Europe’s food-safety regulator has put so-called novel food applications on hold for CBD-related products after identifying potential “hazards” in tests on animals.
The European Food Safety Authority (EFSA) said its scientists “cannot currently establish the safety of cannabidiol (CBD) as a novel food due to data gaps and uncertainties about potential hazards related to CBD intake”.
It is a viewpoint shared by the UK’s Food Standards Agency (FSA), which took over the authorisation for novel food applications on 1 January 2021 in the wake of the country’s exit from the European Union. With the same safety concerns at heart, no CBD-related food products are currently on sale in the UK.
Nutrition, Novel Foods and Food Allergens (NDA), an EFSA panel chaired by Professor Dominique Turck, has received 19 applications for CBD-related products, according to a statement.
In the UK, post-Brexit, the FSA set a deadline of 31 March 2021 for businesses to submit novel food applications, for those already on the market. But they have yet to be authorised for sale. A database of applications was established in March 2022, and the FSA said it is “encouraging local authorities and retailers to use this list as a tool to prioritise enforcement while we continue to process applications”.
Novel foods are described by the EU, and the UK in its own right, as products that were not widely consumed before 1997 and so have a limited history with regards to safety.
CBD is the non-high compound, unlike its THC cousin – the psychoactive tetra-hydro cannabinol found in marijuana. Any such food products containing THC have been banned under EU regulations.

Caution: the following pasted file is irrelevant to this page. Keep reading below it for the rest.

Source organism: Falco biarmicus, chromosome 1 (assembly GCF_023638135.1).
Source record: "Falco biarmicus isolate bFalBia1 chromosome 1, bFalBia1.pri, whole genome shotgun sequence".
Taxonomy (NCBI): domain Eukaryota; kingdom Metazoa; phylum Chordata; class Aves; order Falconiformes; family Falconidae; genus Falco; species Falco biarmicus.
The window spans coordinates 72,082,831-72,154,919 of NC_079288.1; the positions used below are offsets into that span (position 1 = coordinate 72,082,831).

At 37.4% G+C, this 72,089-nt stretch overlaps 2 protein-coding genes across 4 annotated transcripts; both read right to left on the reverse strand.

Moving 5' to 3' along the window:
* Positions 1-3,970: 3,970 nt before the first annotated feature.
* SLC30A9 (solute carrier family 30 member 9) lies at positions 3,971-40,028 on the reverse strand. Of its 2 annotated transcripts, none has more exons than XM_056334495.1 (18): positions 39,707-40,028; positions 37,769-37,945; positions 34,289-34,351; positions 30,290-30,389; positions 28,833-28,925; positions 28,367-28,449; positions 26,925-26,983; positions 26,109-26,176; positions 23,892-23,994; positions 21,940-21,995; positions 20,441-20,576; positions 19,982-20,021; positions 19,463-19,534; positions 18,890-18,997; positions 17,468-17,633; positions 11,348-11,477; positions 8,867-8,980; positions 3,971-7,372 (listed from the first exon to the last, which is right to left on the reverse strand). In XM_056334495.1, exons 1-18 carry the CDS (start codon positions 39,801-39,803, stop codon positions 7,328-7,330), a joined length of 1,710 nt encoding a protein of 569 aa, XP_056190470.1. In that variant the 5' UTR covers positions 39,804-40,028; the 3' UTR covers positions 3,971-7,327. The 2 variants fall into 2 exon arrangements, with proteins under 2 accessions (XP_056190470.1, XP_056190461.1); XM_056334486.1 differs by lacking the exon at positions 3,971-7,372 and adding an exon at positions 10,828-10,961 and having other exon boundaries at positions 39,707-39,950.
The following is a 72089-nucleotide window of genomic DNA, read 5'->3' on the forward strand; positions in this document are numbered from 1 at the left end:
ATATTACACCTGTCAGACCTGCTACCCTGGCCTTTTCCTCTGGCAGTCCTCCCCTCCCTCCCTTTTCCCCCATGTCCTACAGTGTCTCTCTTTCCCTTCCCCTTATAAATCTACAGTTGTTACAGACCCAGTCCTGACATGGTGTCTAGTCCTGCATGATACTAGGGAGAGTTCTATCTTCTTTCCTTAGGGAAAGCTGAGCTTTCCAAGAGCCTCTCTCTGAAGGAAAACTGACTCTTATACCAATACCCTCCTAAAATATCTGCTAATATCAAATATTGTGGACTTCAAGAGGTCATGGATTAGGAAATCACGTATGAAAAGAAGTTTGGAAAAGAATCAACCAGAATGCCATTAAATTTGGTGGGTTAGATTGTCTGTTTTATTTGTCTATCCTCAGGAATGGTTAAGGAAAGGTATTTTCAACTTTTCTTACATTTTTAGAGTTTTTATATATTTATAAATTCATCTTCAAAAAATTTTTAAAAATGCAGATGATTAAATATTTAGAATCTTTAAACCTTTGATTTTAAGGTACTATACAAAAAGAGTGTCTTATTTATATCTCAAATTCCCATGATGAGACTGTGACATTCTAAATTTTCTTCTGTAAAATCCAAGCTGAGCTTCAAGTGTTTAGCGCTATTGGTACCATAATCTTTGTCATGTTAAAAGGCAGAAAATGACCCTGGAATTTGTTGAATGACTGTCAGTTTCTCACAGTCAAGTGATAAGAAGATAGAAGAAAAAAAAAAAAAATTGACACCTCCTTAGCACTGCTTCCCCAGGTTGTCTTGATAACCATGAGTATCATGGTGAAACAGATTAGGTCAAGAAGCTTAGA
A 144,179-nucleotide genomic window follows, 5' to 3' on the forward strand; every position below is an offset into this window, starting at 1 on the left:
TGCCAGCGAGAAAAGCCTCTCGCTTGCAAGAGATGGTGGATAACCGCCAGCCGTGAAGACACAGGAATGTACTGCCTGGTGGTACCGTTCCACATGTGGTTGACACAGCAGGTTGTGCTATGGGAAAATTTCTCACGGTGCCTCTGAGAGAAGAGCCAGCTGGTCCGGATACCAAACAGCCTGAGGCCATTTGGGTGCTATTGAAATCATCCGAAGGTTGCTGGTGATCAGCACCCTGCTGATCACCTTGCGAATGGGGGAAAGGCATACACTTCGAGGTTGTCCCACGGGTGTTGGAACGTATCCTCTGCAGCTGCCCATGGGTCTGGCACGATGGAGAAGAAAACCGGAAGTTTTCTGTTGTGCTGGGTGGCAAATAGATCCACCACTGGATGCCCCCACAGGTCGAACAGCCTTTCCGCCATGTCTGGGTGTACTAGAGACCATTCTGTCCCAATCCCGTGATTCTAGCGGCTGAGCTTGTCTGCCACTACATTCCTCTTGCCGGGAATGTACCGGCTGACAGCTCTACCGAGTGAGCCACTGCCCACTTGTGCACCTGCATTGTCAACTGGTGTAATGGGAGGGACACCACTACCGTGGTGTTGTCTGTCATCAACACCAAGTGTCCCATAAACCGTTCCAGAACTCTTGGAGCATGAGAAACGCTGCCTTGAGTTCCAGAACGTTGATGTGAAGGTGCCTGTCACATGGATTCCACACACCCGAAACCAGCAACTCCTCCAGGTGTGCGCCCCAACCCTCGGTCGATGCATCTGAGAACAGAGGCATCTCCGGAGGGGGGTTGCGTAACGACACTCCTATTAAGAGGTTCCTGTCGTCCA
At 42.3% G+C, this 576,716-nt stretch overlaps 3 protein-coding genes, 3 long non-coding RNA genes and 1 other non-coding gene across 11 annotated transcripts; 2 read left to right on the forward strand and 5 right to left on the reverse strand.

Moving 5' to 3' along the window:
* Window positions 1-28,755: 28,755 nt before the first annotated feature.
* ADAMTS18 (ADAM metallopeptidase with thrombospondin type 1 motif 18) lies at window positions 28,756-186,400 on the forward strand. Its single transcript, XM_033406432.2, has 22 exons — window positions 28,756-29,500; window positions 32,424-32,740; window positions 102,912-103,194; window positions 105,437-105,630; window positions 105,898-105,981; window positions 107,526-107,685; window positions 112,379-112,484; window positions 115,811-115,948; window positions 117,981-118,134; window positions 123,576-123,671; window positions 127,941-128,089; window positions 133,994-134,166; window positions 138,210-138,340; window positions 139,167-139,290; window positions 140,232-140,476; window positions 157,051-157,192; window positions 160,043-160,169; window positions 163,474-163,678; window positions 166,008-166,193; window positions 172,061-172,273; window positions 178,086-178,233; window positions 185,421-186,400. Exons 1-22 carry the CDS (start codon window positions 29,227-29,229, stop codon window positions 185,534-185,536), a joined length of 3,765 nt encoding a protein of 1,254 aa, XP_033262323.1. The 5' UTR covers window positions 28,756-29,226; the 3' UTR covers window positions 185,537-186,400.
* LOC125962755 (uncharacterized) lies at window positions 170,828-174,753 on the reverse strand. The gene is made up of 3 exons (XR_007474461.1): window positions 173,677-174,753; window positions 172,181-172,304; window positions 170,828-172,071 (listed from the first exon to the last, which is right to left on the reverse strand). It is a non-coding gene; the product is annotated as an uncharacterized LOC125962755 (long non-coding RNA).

In 2020, when the EC sought consultations on whether to label CBD food products as narcotics-related, the Commission said its main concerns related to “CBD extracted from the flowering and fruiting tops of the hemp plant (Cannabis sativa)”.
While CBD-related food products have been linked with health benefits such as relieving pain, concerns still remain.
The NDA’s Turck said: “We have identified several hazards related to CBD intake and determined that the many data gaps on these health effects need filling before these evaluations can go ahead. It is important to stress at this point that we have not concluded that CBD is unsafe as food.”
A new round of discussions has been opened up for CBD applicants seeking approval, along with “other groups or individuals with an interest in this issue and novel food more generally”. The EFSA will host an online session on 28 June.
The EFSA noted “there is insufficient data on the effect of CBD on the liver, gastrointestinal tract, endocrine system, nervous system and on people’s psychological well-being”.
It added: “Studies in animals show significant adverse effects especially in relation to reproduction. It is important to determine if these effects are also seen in humans.”
Europe’s food-safety assessment agency is turning to CBD-related food applicants to convince the EFSA that the products are safe for consumption.
Ana Afonso, the head of Nutrition and Food Innovation at EFSA, said: “Stopping the clock on a novel food assessment is not unusual when information is missing. It’s the responsibility of applicants to fill data gaps. We are engaging with them to explain how the additional information can be provided to help address the uncertainties.”
In response to the EFSA’s latest stance, the FSA provided a statement to Just Food.
Peter Quigley, the Agency’s deputy director of regulatory services, said: “EFSA has reached the same conclusions as the Committee on Toxicity did two years ago: there are still evidence gaps relating to CBD as a food and relevant data is needed to prove a safety case for CBD foods.”
He added: “It also mirrors the approach we have been taking of requiring applicants to submit toxicological data to prove the safety of CBD products instead of relying on literature reviews of existing evidence.”